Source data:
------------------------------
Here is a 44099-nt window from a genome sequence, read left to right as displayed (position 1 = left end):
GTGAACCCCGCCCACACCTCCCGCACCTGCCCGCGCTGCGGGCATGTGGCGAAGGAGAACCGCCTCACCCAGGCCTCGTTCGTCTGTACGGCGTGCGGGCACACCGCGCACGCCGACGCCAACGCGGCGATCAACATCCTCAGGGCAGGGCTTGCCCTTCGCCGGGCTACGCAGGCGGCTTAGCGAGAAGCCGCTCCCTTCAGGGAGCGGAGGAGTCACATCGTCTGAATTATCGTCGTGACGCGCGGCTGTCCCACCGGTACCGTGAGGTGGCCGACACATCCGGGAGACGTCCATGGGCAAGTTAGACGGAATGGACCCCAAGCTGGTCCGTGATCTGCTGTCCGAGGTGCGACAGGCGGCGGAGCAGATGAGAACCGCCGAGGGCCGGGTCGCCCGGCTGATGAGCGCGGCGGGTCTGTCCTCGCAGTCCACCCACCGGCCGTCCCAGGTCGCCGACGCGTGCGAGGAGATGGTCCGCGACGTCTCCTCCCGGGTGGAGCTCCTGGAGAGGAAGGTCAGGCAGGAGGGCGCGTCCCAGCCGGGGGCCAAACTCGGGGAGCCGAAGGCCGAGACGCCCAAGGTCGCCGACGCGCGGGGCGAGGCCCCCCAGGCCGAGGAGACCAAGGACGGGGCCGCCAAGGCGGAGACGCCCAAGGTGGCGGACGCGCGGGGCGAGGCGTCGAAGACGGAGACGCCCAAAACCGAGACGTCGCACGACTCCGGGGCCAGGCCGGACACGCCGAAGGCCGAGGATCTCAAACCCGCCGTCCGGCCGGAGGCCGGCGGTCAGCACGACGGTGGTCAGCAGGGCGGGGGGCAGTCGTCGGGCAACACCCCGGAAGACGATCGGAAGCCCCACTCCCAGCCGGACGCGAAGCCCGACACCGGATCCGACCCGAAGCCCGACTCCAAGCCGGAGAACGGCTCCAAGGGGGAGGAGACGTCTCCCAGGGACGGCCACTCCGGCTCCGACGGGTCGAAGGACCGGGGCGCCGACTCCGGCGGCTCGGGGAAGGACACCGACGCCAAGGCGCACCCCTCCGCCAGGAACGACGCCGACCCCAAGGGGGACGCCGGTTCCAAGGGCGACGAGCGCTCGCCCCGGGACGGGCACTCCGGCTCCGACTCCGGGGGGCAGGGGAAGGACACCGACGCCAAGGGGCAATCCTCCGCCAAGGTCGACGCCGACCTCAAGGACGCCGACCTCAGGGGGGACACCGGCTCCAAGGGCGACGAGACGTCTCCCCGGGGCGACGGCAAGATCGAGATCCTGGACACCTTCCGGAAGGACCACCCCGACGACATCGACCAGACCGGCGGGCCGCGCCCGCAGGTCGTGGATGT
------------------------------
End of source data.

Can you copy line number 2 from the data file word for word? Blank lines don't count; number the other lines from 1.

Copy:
GTGAACCCCGCCCACACCTCCCGCACCTGCCCGCGCTGCGGGCATGTGGCGAAGGAGAACCGCCTCACCCAGGCCTCGTTCGTCTGTACGGCGTGCGGGCACACCGCGCACGCCGACGCCAACGCGGCGATCAACATCCTCAGGGCAGGGCTTGCCCTTCGCCGGGCTACGCAGGCGGCTTAGCGAGAAGCCGCTCCCTTCAGGGAGCGGAGGAGTCACATCGTCTGAATTATCGTCGTGACGCGCGGCTGTCCCACCGGTACCGTGAGGTGGCCGACACATCCGGGAGACGTCCATGGGCAAGTTAGACGGAATGGACCCCAAGCTGGTCCGTGATCTGCTGTCCGAGGTGCGACAGGCGGCGGAGCAGATGAGAACCGCCGAGGGCCGGGTCGCCCGGCTGATGAGCGCGGCGGGTCTGTCCTCGCAGTCCACCCACCGGCCGTCCCAGGTCGCCGACGCGTGCGAGGAGATGGTCCGCGACGTCTCCTCCCGGGTGGAGCTCCTGGAGAGGAAGGTCAGGCAGGAGGGCGCGTCCCAGCCGGGGGCCAAACTCGGGGAGCCGAAGGCCGAGACGCCCAAGGTCGCCGACGCGCGGGGCGAGGCCCCCCAGGCCGAGGAGACCAAGGACGGGGCCGCCAAGGCGGAGACGCCCAAGGTGGCGGACGCGCGGGGCGAGGCGTCGAAGACGGAGACGCCCAAAACCGAGACGTCGCACGACTCCGGGGCCAGGCCGGACACGCCGAAGGCCGAGGATCTCAAACCCGCCGTCCGGCCGGAGGCCGGCGGTCAGCACGACGGTGGTCAGCAGGGCGGGGGGCAGTCGTCGGGCAACACCCCGGAAGACGATCGGAAGCCCCACTCCCAGCCGGACGCGAAGCCCGACACCGGATCCGACCCGAAGCCCGACTCCAAGCCGGAGAACGGCTCCAAGGGGGAGGAGACGTCTCCCAGGGACGGCCACTCCGGCTCCGACGGGTCGAAGGACCGGGGCGCCGACTCCGGCGGCTCGGGGAAGGACACCGACGCCAAGGCGCACCCCTCCGCCAGGAACGACGCCGACCCCAAGGGGGACGCCGGTTCCAAGGGCGACGAGCGCTCGCCCCGGGACGGGCACTCCGGCTCCGACTCCGGGGGGCAGGGGAAGGACACCGACGCCAAGGGGCAATCCTCCGCCAAGGTCGACGCCGACCTCAAGGACGCCGACCTCAGGGGGGACACCGGCTCCAAGGGCGACGAGACGTCTCCCCGGGGCGACGGCAAGATCGAGATCCTGGACACCTTCCGGAAGGACCACCCCGACGACATCGACCAGACCGGCGGGCCGCGCCCGCAGGTCGTGGATGT